2. Why has the FEI passed legislation (mandatory microchipping) that has the potential to harm horses even though “The FEI Code of Conduct for the Welfare of the Horse” specifically says, “[A]t all times the welfare of the horse must be paramount and must never be subordinated to competitive or commercial purposes”?

  3. Will a microchipped horse be allowed to compete in a FEI event if its chip has stopped working and, therefore, cannot identify the horse?

    If the answer is “Yes, the horse can compete,” then what is the purpose  of requiring a microchip in order to identify a horse?

    If the answer is “No, the horse cannot compete,” then how will the FEI justify the decision knowing that: Microchip implants can and do fail; passports approved by the FEI and veterinary inspections that occur prior to the start of all FEI horse shows have a history of safely and successfully identifying horses; a tremendous amount of time, training and financial resources have been invested in order to prepare and bring the horse to a FEI competition; the decision could mean that a horse cannot compete in a FEI World Cup Qualifier, FEI World Cup Final, FEI World Equestrian Games etc…?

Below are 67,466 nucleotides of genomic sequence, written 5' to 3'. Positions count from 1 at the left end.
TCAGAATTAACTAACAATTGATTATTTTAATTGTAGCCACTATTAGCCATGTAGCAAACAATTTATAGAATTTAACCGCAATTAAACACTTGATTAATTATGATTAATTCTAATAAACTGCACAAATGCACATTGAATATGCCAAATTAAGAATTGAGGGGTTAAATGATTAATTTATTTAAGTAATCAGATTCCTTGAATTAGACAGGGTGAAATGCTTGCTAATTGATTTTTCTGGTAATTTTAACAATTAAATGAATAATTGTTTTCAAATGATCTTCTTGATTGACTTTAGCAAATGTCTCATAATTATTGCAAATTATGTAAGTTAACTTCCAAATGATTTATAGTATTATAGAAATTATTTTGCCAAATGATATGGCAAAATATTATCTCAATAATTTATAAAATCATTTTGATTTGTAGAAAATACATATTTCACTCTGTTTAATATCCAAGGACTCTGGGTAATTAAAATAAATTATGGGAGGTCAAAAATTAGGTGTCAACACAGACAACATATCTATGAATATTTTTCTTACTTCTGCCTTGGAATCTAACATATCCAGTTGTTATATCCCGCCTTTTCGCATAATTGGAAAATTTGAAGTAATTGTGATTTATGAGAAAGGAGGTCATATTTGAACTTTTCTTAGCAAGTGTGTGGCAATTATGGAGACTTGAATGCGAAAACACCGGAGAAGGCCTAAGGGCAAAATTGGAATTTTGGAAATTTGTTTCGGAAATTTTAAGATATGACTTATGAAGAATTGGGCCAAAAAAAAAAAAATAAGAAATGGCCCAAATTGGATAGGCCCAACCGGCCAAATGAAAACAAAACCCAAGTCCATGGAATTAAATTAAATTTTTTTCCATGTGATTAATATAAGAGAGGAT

4. What is the correct protocol that should be followed if a microchip implant stops working? For example, should the faulty chip remain in the horse or should it be surgically removed? Also, what procedures should be followed in order to update the horse’s passport with the new microchip number?

  5. Who is financially responsible for fees associated with the care and/or loss of use of a horse that experiences an adverse microchip reaction?

  6. Who is financially responsible for fees associated with the failure of a microchip implant and/or scanning device?

  7. Who is financially responsible for problems caused because of duplicate microchip identification numbers?

  8. Why are horse owners and those involved in the horse industry not being advised of potential health risks and reliability concerns associated with microchipping?

  9. Who will be allowed to implant microchips in horses and what measures will be taken to ensure that the procedure is done safely and correctly?